JOHANNESBURG – The Convention on International Trade in Endangered Species of Wild Fauna and Flora (CITES) two-week summit has closed with Secretary-General John E. Scanlon describing the 17th meeting of the Conference of the Parties as “a game changer”.

Scalon said the triennial summit, which closed on yesterday, “will be remembered as a point in history when the tide turned in favour of ensuring the survival of our most vulnerable wildlife”.

It was the largest ever meeting of its kind with 152 governments taking decisions on 62 species-listing proposals submitted by 64 countries.

The Johannesburg conference was marked by agreement on measures to improve sustainable trade in a number of species, including the queen conch, humphead wrasse, sharks, snakes and African wild dog as well as a large range of timber species, such as bubinga and rosewoods, and the African cherry and agarwood.

                                                                                               Agarwood bark. Source: Pinterest/Gaharu Utara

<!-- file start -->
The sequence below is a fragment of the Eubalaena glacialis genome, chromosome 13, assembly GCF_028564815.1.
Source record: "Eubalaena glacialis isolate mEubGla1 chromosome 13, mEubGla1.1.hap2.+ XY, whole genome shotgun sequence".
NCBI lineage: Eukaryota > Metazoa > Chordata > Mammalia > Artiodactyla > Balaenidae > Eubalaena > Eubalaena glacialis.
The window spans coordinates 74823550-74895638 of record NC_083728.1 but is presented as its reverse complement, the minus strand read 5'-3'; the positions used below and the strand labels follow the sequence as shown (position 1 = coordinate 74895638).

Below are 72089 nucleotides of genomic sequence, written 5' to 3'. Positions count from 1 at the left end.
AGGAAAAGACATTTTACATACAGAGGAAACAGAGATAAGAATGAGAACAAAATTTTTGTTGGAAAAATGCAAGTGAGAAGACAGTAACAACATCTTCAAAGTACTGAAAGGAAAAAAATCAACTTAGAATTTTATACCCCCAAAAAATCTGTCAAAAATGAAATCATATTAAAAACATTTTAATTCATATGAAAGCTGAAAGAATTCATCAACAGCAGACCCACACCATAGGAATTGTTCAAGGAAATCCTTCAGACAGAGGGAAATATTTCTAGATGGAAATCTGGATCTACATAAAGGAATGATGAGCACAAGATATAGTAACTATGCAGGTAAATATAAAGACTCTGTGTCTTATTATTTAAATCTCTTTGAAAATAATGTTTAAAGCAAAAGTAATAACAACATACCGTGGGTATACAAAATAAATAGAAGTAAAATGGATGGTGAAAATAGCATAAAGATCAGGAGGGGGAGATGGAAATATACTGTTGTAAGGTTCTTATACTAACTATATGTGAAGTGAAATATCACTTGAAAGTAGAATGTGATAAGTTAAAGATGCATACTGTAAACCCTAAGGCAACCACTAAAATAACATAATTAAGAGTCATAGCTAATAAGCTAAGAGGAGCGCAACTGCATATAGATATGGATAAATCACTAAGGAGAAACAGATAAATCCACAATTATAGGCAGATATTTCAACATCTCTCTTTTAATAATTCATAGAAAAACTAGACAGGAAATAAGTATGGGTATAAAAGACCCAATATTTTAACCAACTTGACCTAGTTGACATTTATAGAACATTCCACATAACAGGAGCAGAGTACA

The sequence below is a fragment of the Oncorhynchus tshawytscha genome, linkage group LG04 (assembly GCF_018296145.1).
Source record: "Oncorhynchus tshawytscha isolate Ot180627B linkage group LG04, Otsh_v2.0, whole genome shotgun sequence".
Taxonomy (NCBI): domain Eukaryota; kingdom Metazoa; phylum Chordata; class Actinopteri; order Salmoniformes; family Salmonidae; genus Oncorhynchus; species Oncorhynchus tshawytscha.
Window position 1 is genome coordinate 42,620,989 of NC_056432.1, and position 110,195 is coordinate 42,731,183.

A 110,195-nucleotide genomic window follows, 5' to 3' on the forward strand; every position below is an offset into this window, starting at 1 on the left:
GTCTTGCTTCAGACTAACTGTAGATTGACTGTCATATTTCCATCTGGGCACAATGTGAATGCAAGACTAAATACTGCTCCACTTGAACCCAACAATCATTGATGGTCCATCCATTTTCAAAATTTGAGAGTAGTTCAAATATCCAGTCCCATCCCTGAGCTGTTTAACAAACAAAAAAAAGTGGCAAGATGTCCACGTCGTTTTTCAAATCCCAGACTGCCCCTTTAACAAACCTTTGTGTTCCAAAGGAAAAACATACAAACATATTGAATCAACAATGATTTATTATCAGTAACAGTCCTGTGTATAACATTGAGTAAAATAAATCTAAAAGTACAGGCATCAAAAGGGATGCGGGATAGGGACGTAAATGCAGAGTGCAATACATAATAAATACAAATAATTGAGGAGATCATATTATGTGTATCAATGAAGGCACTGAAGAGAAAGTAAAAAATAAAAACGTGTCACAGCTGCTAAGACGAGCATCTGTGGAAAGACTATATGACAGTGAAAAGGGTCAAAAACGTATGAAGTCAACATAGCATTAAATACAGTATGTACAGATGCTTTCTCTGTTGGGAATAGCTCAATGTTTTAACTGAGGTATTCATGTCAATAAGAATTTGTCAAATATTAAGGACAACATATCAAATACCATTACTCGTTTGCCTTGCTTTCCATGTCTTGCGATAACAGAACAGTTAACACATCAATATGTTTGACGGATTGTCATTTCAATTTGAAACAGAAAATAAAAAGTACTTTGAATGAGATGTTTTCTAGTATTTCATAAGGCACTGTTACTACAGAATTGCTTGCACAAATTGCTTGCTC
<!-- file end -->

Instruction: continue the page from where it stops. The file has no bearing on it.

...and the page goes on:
There was fresh impetus to further safeguard threatened wild animals and plants with added protection for the African grey parrot, Barbary Macaque, Blaine’s fishhook cactus, elephant, pangolin and saiga antelope; and well-targeted enforcement measures agreed to combat illegal trade for specific species.

Multiple new animals and plants were also added to CITES Appendices for the first time and hence will come under CITES trade controls.

“CITES is now seen as an indispensable tool for achieving the Agenda 2030 and Sustainable Development Goals,” observed Scanlon who also thanked South Africa’s Minister of Environmental Affairs, Dr Edna Molewa, for hosting the Ministerial meeting on the topic of CITES and the Sustainable Development Goals.

CoP17 saw a number of firsts, including, the first ever:

• Resolution on corruption and wildlife crime;

• Decisions on cybercrime and wildlife crime;

• Resolution on strategies to reduce the demand for illegally traded wildlife,

• Resolutions affecting the helmeted hornbill and snakes;

• Decisions on targeting the illegal fishing of and trade in totoaba, and the related illegal killing of the vaquita;

• Resolution and decisions on youth engagement in CITES; and

• Decisions on rural communities engagement, providing a greater voice for local people in managing wildlife.

The conference in Johannesburg was also the first meeting that the European Union participated and voted, as a Party to the Convention.

– African News Agency

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